Approximately 3 months later, the patient presented to the emergency department after his family found him confused and walking without a coat during a cold night in the neighborhood. A computed tomography scan of his head was normal. Blood work demonstrated abnormal liver chemistries and thrombocytopenia. Evaluation for infection (white blood cells, urine analysis, chest radiograph, and blood cultures) was unremarkable. On physical examination, he was sedated but arousable to stimulation. He refused to answer questions, only repeating his wife’s name when asked questions. He did not have ascites on examination, so diagnostic paracentesis was deferred. Based on his severe degree of confusion, an ammonia level and toxicology screen were obtained, and he was admitted into the intensive care unit with a diagnosis of hepatic encephalopathy (HE). At this time, treatment was initiated with lactulose and rifaximin. His airway was protected, so intubation was not felt necessary. Within 6 hours, he began to become more alert and was able to leave the intensive care unit the following morning. After 5 days, he was discharged from the hospital with a recommendation to see his gastroenterologist in the next 2 weeks.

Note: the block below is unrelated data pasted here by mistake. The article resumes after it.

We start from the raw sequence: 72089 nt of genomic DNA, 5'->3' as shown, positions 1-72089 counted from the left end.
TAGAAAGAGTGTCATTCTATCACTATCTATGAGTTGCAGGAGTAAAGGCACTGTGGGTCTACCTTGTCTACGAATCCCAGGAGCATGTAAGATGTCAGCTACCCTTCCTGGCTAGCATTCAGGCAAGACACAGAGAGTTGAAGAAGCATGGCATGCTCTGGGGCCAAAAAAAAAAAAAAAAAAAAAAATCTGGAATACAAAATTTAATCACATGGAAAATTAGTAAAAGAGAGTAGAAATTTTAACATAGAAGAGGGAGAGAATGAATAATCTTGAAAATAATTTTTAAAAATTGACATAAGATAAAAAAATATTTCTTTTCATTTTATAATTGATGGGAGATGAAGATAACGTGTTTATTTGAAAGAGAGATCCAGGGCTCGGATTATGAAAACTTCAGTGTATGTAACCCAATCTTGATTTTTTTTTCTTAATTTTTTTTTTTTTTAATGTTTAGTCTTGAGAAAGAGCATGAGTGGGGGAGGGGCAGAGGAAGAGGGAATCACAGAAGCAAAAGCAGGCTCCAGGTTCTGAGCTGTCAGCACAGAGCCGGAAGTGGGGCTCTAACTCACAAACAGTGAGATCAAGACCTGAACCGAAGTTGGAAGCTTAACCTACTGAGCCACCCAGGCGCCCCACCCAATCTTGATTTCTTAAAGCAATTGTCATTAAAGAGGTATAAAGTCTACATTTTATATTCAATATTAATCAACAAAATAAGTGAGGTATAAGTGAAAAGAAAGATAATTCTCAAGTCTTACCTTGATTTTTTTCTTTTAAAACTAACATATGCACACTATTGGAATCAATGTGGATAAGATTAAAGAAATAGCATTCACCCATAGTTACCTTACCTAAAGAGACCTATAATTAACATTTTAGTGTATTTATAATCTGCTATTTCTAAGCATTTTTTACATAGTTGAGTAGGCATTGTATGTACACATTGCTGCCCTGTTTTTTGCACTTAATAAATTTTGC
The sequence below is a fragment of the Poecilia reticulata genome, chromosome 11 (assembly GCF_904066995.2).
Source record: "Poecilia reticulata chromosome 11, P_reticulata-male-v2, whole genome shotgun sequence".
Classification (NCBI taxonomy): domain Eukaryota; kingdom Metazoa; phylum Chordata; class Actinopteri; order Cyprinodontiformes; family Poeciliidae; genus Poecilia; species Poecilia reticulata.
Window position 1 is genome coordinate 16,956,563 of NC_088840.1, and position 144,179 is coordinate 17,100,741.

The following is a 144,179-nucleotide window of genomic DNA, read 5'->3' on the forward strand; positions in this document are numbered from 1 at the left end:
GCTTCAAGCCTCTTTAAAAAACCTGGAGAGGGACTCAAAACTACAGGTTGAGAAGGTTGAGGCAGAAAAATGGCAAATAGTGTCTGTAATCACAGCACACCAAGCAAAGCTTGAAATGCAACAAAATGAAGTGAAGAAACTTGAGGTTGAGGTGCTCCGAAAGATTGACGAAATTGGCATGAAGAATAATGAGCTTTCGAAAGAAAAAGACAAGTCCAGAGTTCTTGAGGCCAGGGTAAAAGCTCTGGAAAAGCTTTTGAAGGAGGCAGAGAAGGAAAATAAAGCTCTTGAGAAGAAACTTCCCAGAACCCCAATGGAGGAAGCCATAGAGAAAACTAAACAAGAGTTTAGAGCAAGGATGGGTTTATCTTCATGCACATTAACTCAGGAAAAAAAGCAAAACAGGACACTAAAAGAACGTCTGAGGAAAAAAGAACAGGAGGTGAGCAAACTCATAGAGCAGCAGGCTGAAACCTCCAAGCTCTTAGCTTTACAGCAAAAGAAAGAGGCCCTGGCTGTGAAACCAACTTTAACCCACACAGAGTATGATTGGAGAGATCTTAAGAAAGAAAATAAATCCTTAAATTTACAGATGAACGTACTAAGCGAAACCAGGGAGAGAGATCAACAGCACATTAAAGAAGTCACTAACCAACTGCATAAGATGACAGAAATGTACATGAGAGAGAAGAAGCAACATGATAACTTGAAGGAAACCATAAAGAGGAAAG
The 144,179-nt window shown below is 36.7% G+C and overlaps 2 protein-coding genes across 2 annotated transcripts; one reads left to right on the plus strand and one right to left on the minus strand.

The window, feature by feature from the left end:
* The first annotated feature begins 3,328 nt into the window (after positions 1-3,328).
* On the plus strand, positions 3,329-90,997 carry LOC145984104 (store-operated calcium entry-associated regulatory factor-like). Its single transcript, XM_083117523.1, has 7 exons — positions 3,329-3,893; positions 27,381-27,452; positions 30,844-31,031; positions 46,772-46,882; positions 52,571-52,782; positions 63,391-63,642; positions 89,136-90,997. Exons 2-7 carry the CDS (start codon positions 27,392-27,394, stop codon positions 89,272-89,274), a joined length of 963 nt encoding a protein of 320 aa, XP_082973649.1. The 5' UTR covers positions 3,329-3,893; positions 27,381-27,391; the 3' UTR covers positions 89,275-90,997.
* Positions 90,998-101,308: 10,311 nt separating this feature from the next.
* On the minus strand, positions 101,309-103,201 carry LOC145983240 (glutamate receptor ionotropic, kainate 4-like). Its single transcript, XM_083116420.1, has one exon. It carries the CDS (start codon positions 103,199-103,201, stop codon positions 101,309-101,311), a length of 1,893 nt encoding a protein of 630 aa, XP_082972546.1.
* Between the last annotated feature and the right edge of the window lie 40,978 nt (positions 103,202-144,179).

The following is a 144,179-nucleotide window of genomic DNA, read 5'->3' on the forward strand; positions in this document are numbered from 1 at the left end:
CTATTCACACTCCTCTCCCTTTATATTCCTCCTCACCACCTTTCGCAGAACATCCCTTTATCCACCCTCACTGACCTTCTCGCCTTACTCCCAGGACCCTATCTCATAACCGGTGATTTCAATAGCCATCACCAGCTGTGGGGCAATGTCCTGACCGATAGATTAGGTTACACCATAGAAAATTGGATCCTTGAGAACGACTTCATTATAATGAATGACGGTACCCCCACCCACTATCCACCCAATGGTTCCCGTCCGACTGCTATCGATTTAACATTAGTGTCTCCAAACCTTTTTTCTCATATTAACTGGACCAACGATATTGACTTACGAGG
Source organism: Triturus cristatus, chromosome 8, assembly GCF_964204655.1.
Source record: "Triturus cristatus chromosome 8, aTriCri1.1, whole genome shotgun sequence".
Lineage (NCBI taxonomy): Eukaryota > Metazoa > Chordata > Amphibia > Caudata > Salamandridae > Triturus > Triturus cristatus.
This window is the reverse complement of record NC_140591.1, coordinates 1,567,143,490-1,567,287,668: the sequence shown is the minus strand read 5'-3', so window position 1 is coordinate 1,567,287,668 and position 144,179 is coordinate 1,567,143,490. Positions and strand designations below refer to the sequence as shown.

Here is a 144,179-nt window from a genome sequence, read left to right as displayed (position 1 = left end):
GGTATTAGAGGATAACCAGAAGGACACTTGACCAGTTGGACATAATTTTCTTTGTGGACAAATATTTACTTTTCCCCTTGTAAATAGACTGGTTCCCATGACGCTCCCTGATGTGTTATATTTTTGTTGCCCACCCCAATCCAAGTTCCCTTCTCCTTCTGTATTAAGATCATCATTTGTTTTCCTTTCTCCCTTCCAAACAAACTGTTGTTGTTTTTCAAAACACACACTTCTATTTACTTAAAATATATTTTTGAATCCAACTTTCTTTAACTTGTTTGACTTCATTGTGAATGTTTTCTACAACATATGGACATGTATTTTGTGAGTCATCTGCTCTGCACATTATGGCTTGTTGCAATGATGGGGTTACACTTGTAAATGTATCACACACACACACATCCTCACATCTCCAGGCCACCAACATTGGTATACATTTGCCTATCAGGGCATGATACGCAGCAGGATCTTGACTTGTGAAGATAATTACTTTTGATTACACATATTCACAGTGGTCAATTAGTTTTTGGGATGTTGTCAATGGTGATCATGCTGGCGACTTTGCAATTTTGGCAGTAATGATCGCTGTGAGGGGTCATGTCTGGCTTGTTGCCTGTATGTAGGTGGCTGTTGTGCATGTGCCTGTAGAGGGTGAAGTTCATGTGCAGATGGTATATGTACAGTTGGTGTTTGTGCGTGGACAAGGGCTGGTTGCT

He attended his follow-up appointment with his wife, and both asked questions to understand the expectations and the prognosis of the diagnosis. The gastroenterologist explained that this development indicated that his liver disease was progressing and that his prognosis had worsened. The gastroenterologist informed the couple about the possibility of a liver transplant. However, the patient was very reluctant to discuss this, so the gastroenterologist provided him with a referral to a transplant center should he change his mind after further consideration. The gastroenterologist recommended that he continue treatment with lactulose and rifaximin. When the patient complained about the diarrhea and bloating he was experiencing, the gastroenterologist reduced the dose of lactulose but discussed the importance of adjusting it if the patient did not have 2 to 3 soft bowel movements a day and recommended blood work (Table 1) in a follow-up appointment in 2 weeks.